What Mick actually said ” rest assured none of it has anything to do with OO”

    Anyway, as soon as Mcs learns how to create another profile and email address (and possibly gets IP masking) he/she’ll no doubt be back.

  • Michael Henry

    ” the rising was not the ideological property of the Provos “never heard them saying that it was-A Sinn Fein Dublin Lord Mayor for the 100 anniversary event will say to the world who is the Republican daddy-

  • Tacapall

    ” holding the seal of office, an unresolved, and unmediated past will become a central issue for the integrity of the State”

    The only honest line in the article worth mentioning. I guess thats why Gerry Adams denies the things he denies. I’d bet Prince Charles wished he’d never met Jimmy Saville just like David Cameron’s wishing he’d never heard of operation fairbank.

    Its not Sinn Fein as a political party that needs to worry about any future embarrassing or shocking revelations. Its more than likely those individual politicians that maybe pose a threat to the integrity of the Irish state wont be in a position to pose a threat.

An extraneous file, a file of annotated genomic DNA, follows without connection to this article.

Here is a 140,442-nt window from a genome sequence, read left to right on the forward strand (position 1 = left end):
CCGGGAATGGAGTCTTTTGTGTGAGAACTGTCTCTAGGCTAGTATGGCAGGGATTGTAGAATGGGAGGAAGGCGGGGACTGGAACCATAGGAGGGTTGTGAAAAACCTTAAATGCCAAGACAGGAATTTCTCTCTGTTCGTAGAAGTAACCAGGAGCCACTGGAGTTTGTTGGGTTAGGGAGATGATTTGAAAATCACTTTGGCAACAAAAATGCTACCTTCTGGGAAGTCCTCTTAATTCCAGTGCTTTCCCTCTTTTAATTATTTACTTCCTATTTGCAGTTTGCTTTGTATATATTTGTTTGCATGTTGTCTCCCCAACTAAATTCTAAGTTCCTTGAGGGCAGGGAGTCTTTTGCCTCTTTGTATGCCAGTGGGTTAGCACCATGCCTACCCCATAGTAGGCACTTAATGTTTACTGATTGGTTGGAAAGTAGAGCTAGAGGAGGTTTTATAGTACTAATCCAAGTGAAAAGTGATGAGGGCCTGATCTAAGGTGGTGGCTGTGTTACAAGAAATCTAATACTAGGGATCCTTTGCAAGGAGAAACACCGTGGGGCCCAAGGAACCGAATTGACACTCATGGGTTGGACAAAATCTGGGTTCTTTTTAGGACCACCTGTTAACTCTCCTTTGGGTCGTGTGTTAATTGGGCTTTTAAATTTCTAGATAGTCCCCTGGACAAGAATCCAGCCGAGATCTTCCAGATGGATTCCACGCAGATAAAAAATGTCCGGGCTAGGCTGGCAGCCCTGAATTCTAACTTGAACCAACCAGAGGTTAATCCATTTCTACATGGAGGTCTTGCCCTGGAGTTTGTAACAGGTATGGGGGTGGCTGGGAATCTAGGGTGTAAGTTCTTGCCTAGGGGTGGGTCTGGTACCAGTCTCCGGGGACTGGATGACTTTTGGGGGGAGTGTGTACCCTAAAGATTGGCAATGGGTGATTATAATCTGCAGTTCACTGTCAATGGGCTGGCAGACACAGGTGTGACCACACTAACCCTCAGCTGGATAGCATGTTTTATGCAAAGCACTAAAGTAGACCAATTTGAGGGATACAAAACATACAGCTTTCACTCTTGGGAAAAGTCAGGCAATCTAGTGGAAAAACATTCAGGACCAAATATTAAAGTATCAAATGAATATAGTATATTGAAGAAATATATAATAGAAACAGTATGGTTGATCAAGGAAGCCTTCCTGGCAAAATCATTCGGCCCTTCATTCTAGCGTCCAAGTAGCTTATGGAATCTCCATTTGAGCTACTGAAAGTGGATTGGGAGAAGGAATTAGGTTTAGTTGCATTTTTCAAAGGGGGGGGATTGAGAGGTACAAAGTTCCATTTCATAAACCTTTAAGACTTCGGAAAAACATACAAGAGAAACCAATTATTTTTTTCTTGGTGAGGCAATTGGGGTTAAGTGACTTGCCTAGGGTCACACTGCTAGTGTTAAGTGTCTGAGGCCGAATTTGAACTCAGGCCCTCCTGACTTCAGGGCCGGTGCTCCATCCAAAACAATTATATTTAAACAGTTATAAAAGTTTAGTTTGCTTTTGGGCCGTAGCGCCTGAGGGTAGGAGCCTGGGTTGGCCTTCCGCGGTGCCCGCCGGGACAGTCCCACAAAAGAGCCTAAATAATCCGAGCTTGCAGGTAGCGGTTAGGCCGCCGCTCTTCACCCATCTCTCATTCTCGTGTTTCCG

• john gray

    If I recall rightly it was never an impediment to the rise to power of the erstwhile Republicans of ‘slightly constitutional’ Fianna Fail that they never came clean on the uglier aspects of the War of Independence or the Civil War. Accordingly it ill behoves a former FF advisor to construct a bogus historical trap for Sinn Fein. What will matter is what they propose and do now.

  • AMS2013

    Fiaana Failure.
    Whatever you say..Say Nothing.
    Who’d have thunk they’d have taken up a Belfast colloquism as their own.
    Thanks for the link…They haven’t gone away you know

  • Here are Gerard’s concluding remarks:

    The murder of Jean McConville and Robert McCartney are ultimately nonnegotiable obstacles to the future, not because they were exceptional, but because they are totemic signs of abuse over decades in brutalised communities.

    That brutality has complex origins, and many sources, including the security forces. But it is not confined to them, and ultimately it will not be confined to history.

    I think it will be ignored by SF and by those who chose to vote for them – in both jurisdictions; I suspect other parties will find a form of words to circumvent such issues should they choose to form an administration with SF elected representatives, voluntarily or to get a grip on the levers of power.

    Perhaps Gerard should take a closer look at how paramilitaries of various hues have been officially incorporated into the policing and justice system in Northern Ireland. It’s a process that’s strongly discouraged when it attempts to spread its tentacles into Ireland. This dual approach by Irish governments has a strong whiff of hypocrisy.